Finding a balance?

Two recent articles caught my eye over the last couple of days. They both focus on sleeping and health.

One my big key messages from this website and in my book is:

megaphone man

“EVERYONE NEEDS TO GET ENOUGH SLEEP TO BE HEALTHY”

 

 

 

I know that there are many other facets of life that contribute to good health, but sleep is just so important and is one of the foundations of the physiology of human beings. (Even Maslow recognised how critical it is – sitting on that terribly important lower level of his well famous pyramid – check it out)

So here are the two articles.

Bad sleepers have small testicles, low sperm count

and…

Have you considered a ‘sleep divorce’?

From the ‘small testicle’ report… Those who frequently retired late, woke many times in the night or struggled to nod off in the first place, had a sperm count 25 per cent lower than those who had no trouble.

From the ‘sleep divorce’ article… The intimacy established by sleeping together is for many a cherished and valuable aspect of being a couple. The challenge is to create and maintain strong, healthy, and compatible sleep habits for a shared sleeping space.

I know I am taking one sentence only from each article and that is never fair nor representative of the whole message. My intent is not to misrepresent either author or the the purpose of the article.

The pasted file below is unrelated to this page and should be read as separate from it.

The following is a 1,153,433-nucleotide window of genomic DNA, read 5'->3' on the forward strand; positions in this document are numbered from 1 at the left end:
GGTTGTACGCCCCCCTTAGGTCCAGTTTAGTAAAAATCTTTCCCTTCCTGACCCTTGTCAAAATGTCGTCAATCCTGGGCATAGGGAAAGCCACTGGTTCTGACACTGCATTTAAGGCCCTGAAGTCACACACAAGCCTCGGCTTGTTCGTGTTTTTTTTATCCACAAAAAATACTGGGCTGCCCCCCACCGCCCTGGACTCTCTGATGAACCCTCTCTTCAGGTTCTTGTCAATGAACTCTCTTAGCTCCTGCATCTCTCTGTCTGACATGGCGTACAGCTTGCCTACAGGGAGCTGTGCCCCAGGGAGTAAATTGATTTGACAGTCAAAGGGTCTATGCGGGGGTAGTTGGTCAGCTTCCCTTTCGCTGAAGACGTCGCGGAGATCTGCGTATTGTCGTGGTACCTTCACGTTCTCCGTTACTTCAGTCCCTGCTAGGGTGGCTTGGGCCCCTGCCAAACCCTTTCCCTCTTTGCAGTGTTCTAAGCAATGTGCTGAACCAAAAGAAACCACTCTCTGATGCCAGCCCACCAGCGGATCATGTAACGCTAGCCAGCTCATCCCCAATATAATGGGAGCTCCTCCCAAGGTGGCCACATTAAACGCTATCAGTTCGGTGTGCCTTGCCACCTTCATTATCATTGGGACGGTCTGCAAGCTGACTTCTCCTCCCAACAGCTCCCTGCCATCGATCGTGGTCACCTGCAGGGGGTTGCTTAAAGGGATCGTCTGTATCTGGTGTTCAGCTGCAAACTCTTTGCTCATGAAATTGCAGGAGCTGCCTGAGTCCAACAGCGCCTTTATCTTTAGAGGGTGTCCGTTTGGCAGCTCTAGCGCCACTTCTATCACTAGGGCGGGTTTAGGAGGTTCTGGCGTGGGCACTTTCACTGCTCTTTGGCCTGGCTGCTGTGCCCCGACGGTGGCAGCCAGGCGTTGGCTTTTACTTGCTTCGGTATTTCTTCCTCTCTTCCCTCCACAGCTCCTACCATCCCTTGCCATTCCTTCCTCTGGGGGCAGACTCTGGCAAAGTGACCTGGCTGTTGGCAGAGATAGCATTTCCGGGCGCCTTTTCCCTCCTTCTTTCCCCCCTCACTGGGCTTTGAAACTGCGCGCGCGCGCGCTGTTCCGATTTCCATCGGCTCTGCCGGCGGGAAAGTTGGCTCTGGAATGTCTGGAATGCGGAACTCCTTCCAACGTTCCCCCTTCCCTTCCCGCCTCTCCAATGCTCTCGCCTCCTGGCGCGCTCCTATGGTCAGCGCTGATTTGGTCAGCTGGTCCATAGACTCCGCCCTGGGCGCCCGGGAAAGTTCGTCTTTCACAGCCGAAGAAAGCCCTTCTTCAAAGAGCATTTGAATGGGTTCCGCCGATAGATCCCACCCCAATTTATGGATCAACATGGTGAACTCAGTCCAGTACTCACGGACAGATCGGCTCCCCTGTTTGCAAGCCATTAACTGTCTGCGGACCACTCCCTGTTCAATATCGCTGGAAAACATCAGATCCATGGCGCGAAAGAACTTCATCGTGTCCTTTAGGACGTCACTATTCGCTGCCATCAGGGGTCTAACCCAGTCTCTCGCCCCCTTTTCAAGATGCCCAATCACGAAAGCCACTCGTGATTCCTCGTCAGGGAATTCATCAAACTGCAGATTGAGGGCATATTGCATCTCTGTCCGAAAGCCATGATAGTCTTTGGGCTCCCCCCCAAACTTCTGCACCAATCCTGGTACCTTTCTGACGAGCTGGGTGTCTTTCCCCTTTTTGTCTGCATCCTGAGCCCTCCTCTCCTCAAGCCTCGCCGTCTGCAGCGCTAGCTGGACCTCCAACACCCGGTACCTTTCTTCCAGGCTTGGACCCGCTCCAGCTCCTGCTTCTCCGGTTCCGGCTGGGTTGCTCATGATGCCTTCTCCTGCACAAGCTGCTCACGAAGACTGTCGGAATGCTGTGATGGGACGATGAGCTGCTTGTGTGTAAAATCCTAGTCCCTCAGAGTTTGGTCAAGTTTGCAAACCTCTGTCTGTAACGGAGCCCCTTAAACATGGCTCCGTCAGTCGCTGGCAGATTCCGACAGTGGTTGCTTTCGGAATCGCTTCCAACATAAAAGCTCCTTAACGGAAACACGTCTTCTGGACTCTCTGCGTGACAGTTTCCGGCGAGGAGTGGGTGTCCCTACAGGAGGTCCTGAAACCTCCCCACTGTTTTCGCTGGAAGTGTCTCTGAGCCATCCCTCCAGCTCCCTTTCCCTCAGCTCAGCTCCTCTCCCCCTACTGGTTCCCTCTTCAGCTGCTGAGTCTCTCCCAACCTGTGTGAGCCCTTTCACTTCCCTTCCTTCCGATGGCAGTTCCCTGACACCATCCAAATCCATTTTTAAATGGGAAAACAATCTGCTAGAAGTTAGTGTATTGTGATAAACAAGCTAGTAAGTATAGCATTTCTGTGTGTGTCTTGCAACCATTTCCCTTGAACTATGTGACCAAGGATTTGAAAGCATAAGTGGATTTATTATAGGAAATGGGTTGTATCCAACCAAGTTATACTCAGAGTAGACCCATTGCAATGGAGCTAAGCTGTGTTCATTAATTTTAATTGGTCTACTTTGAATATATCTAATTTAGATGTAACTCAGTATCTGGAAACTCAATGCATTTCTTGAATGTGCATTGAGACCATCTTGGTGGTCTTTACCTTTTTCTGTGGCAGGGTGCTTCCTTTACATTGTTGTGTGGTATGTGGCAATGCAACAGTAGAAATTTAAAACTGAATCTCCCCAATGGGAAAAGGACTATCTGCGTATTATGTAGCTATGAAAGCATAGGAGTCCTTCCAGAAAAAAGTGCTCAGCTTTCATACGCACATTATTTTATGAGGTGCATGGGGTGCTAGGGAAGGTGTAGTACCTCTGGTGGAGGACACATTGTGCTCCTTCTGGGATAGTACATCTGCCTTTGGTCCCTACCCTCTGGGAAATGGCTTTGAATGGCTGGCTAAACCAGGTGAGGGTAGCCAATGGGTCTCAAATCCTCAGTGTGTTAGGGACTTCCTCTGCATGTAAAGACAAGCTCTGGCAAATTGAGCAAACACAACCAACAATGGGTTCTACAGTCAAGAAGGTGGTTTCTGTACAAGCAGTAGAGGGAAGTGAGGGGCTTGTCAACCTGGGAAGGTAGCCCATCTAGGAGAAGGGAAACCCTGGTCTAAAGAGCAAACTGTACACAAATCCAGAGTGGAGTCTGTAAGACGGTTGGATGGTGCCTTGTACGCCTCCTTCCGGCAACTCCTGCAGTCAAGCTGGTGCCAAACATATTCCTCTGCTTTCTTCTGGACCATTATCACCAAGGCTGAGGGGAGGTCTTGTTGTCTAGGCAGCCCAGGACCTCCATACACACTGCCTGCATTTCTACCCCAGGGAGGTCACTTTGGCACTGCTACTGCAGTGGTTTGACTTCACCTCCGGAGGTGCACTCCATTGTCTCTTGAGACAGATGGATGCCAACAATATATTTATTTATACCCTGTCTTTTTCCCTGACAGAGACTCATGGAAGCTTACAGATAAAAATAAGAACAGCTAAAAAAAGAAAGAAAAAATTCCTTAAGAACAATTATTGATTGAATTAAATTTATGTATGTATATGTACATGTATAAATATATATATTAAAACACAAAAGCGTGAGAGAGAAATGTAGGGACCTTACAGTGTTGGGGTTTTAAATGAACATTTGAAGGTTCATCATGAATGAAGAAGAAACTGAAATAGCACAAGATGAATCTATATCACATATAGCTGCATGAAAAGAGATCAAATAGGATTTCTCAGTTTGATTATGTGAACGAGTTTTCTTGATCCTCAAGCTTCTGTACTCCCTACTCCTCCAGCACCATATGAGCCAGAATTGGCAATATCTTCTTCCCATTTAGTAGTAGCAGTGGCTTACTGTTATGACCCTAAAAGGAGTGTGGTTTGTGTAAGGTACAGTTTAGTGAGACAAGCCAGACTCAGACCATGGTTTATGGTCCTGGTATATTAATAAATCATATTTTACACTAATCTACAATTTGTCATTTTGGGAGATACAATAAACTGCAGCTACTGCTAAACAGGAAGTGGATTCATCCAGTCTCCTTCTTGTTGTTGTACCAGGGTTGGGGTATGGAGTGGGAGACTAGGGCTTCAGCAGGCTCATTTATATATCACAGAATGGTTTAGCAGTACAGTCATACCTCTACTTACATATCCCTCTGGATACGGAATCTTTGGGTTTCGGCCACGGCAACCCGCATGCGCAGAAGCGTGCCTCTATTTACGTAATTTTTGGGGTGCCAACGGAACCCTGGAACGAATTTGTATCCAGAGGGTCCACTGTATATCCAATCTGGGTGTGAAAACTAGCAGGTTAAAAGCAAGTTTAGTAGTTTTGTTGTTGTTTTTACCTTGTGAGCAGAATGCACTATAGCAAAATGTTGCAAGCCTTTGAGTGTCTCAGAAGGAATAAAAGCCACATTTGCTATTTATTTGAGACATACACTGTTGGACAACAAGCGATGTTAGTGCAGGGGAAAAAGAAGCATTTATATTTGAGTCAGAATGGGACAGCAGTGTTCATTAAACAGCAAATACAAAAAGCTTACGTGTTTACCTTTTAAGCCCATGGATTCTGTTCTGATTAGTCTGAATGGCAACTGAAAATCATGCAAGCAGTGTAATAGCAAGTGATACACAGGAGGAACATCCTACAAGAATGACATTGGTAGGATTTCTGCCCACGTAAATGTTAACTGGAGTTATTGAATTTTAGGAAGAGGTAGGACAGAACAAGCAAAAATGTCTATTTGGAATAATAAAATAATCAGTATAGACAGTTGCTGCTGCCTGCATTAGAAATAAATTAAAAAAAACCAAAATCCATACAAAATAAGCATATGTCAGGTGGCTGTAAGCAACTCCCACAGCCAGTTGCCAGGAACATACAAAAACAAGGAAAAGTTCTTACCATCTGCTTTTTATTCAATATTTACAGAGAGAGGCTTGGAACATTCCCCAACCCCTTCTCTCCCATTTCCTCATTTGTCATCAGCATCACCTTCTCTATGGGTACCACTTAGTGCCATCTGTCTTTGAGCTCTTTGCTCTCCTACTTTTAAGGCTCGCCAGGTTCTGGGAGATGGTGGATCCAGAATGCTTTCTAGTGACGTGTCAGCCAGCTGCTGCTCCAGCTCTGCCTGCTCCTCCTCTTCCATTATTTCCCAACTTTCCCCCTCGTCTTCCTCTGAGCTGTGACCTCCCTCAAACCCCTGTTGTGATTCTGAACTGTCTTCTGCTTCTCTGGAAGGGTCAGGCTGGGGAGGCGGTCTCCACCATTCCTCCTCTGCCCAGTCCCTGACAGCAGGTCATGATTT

My point is that there are often conflicting messages about why we should be achieving good quality sleep and then how we should be getting it.

Yep! It would be great if we could all create and maintain strong, healthy, and compatible sleep habits for a shared sleeping space.

But! What if, as a couple, you can’t?

Do you risk your health or do you look for other ways of making sure your relationship is strong, healthy and compatible. I say there are many other ways of doing this beyond the bed, and beyond the bedroom.

I maintain that the core social message about bed sharing is ‘that it’s what good couples do’ and I just don’t agree with that message.

Good couples take care of themselves and each other by being healthy (there’s a whole other post in that idea). It’s like making sure that you eat well or don’t engage in too many risk-taking behaviours, so you can hang around long enough for your loved one to oh, you know… spend a life together and do fun and productive stuff!

I know these ideas are always a balance challenge – every day, week, month and year.

I don’t advocate cotton-wool-wrapping as a lifestyle.

But I do always advocate the right to choose without judgement.

So much to weigh up!

 

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